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Gentle Giant - Gentle Giant CD (album) cover


Gentle Giant


Eclectic Prog

3.95 | 1254 ratings

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Prog Reviewer
4 stars The most unfortunate mistake that the band made on its fine debut was making it a bit too similar to In the Court of the Crimson King a bit too soon after the release of that prog-defining masterpiece. Though the band largely had its own sound worked out from the very beginning, there are nevertheless a few aspects where the band was still using Court as a crutch. Aside from the obvious comparison of the album cover to Court, the extensive use of saxophones and mellotrons certainly calls up the stylistics of that album, not to mention that "Funny Ways" can be seen as a sort of analog to "I Talk to the Wind" or "Alucard" to "Pictures of a City" (which wasn't on Court but was already part of Crimson's live show). That said, the resemblences to Crimson are not as extensive as some make them out to be (I certainly wouldn't agree with the assertions made by some that there are no resemblences, though; that's just completely irrational), and there are enough great ideas to distinguish this as a fine album unto itself.

Of course, sometimes even the good songs have aspects that probably could have been thought through a little better. The opening "Giant," unfortunately, doesn't rock anywhere near as hard as it could in the hands of (you guessed it) King Crimson; the effective basslines, the organ swirls, the good guitar lines and the bizarre vocal melody are all fine contributions, but they're undercut by (a) Derek Shulman's decision to not put any oomph (or a growl or anything) into his vocal delivery and (b) production that minimizes the impact of the aforementioned positive characteristics. However, the mid-song instrumental passage, with a bunch of lovely minimalist organ and mellotron lines overlaying a nice bassline, intertwined with nice vocal harmonizing and majestic brass, is definitely unique in mood to the band, and makes the song incredibly worthwhile to me.

The "good-but-flawed" category also inclues "Nothing at All," one of the few instances in the GG catalogue where the band goes for an 'epic' time-length (over 9 minutes - mid-length for Yes, but an eternity for GG). The opening two minutes are one of the most beautiful two minute stretches the band ever put out, with amazingly lovely vocal harmonies over a perfect pop ballad melody and mystical acoustic guitar lines, and then after that builds into a more 'rocking' version that would work just fine as a climax to the piece ... but then it turns into a nastily ugly electronic drum solo (with some piano tinklings under it near the end). ARRRGH. Yeah, it ends up going back to the original lovely melody, but man that solo leaves a nasty aftertaste. And it's unfortunately not helped tremendously by the more 'rockin' "Why Not?," which has good basslines but nothing else particularly crunchy or rousing about it (though the softer sung parts are lovely). And come to think of it, the closing 1:40 "The Queen" (a totally random cover of "God Save the Queen") doesn't seem particularly necessary, though not particularly nasty.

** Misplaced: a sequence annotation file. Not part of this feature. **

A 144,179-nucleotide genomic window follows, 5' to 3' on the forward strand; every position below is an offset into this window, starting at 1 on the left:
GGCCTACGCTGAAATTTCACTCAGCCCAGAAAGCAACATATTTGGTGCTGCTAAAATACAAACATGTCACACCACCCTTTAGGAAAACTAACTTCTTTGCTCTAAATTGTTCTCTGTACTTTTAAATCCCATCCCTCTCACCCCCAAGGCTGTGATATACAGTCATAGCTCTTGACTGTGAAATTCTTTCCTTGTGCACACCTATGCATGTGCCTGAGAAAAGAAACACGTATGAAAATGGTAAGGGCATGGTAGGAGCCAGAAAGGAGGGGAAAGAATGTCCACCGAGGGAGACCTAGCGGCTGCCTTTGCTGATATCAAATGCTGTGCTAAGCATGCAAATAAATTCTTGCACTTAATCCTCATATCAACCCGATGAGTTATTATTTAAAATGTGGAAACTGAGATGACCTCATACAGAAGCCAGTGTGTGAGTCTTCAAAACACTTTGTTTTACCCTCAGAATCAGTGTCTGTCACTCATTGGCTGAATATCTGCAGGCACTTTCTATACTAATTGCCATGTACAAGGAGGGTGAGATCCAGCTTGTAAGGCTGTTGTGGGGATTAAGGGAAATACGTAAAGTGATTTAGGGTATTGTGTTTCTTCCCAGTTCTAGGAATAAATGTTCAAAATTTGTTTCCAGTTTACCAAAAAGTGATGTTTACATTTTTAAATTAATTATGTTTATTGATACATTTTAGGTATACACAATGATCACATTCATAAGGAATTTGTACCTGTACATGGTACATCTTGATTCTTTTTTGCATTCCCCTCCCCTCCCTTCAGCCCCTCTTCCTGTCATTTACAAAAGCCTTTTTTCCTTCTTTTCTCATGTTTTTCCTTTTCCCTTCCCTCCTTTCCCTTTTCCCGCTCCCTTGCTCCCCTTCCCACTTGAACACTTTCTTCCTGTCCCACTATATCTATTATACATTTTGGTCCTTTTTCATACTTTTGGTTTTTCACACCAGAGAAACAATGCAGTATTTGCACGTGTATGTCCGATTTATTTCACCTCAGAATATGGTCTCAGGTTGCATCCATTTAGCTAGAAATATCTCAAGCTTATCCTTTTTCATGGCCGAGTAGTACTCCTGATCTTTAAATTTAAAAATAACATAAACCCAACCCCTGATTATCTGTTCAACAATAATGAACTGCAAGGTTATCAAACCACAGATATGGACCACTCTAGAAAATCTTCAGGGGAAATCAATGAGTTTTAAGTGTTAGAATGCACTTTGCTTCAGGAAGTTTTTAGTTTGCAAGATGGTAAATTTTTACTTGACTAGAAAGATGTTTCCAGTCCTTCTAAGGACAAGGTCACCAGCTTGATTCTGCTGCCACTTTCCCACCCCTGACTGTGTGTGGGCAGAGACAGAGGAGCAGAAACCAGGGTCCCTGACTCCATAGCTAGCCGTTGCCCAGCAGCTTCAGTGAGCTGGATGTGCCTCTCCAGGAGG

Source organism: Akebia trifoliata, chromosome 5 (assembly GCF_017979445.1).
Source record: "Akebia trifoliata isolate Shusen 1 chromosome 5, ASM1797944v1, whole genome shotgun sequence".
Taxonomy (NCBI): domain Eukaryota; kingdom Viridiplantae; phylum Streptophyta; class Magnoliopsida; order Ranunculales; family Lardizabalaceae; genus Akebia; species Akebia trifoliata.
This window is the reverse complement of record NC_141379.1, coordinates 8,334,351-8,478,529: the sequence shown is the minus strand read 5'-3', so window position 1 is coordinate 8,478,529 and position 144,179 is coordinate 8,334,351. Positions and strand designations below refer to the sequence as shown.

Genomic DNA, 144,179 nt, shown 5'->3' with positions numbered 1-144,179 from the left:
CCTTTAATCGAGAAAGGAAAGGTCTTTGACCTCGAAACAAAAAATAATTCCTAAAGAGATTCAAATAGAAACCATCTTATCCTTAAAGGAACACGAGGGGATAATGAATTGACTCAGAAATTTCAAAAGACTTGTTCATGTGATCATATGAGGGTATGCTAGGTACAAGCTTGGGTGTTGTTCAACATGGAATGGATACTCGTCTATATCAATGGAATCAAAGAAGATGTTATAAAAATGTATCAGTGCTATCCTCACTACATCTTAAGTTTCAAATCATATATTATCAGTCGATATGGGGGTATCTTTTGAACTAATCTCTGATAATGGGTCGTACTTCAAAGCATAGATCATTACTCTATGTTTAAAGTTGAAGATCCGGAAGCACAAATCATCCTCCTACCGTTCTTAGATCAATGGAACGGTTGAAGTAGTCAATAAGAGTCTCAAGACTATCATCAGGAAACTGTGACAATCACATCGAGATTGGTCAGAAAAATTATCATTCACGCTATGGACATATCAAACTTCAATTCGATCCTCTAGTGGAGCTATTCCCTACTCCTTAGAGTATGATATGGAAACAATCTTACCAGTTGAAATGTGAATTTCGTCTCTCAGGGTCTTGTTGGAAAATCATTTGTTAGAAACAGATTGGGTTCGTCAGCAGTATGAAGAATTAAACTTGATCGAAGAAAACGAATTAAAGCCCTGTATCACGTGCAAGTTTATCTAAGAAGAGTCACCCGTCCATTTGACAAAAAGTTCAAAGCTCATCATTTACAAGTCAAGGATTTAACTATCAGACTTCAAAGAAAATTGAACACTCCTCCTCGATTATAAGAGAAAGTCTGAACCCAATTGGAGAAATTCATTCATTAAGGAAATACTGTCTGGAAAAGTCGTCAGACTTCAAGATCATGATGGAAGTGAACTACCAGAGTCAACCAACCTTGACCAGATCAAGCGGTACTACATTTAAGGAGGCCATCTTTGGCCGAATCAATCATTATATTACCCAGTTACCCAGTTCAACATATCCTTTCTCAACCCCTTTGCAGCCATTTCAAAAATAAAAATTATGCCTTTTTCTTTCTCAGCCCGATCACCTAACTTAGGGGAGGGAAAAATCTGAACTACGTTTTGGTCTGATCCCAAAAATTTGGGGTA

Fortunately, the other three tracks, sandwiched between "Giant" and "Nothing at All," rule immensely. "Funny Ways" is a magnificent ballad (mostly sung by Phil Shulman, whose voice is lovely beyond words and a good contrast to Derek), with the band making good use of its versatility by mixing the regular acoustic guitars with cellos (remember, all instruments are fair game with this band). Plus, the song eventually becomes amusingly upbeat, driven by neat piano lines with trumpets on top, then becomes majorly anthemic by combining these trumpets with a fabulous guitar break. Not bad for four freakin' minutes.

Where "Funny Ways" shows off the band's strengths in more delicate material, "Alucard" shows how great the band can be in the instances where it ups the intensity. The main synth riff is absolutely KILLER, both in notes and tone, and Kerry does a great job of augmenting it as necessary to make the accompanying saxophone and guitar parts that much more powerful. Add in a lot of great organ parts and a bunch of distorted vocals fading in and out during the sung parts, and you have the first GG song that ever made me sit up and go "WOW, these guys are really cool!"

Speaking of 'cool' (or in this case, 'cold' - whee, I love stretching for segues), the final part of this glorious trifecta is a moody, playful ballad entitled "Isn't it Quiet and Cold?" Phil's back on lead, singing a delicate vocal melody while bunches of violins (plucked), cellos, electric piano and glockenspiel do their thing underneath. This song actually passed me by the first couple of times I heard it, and I guess I dismissed it because it was so relatively unpretentious, but I hope you won't make the same mistake. Anybody seeking proof that GG didn't just use all these instruments just because they could, but actually had a purpose and focus to what they were doing, should use this track as exhibit A.

So anyway, it's a fine debut, and my #2 for the band overall. There are problems, but the brilliant stuff is no less so than the brilliant stuff on later albums, and that should be enough.

tarkus1980 | 4/5 |


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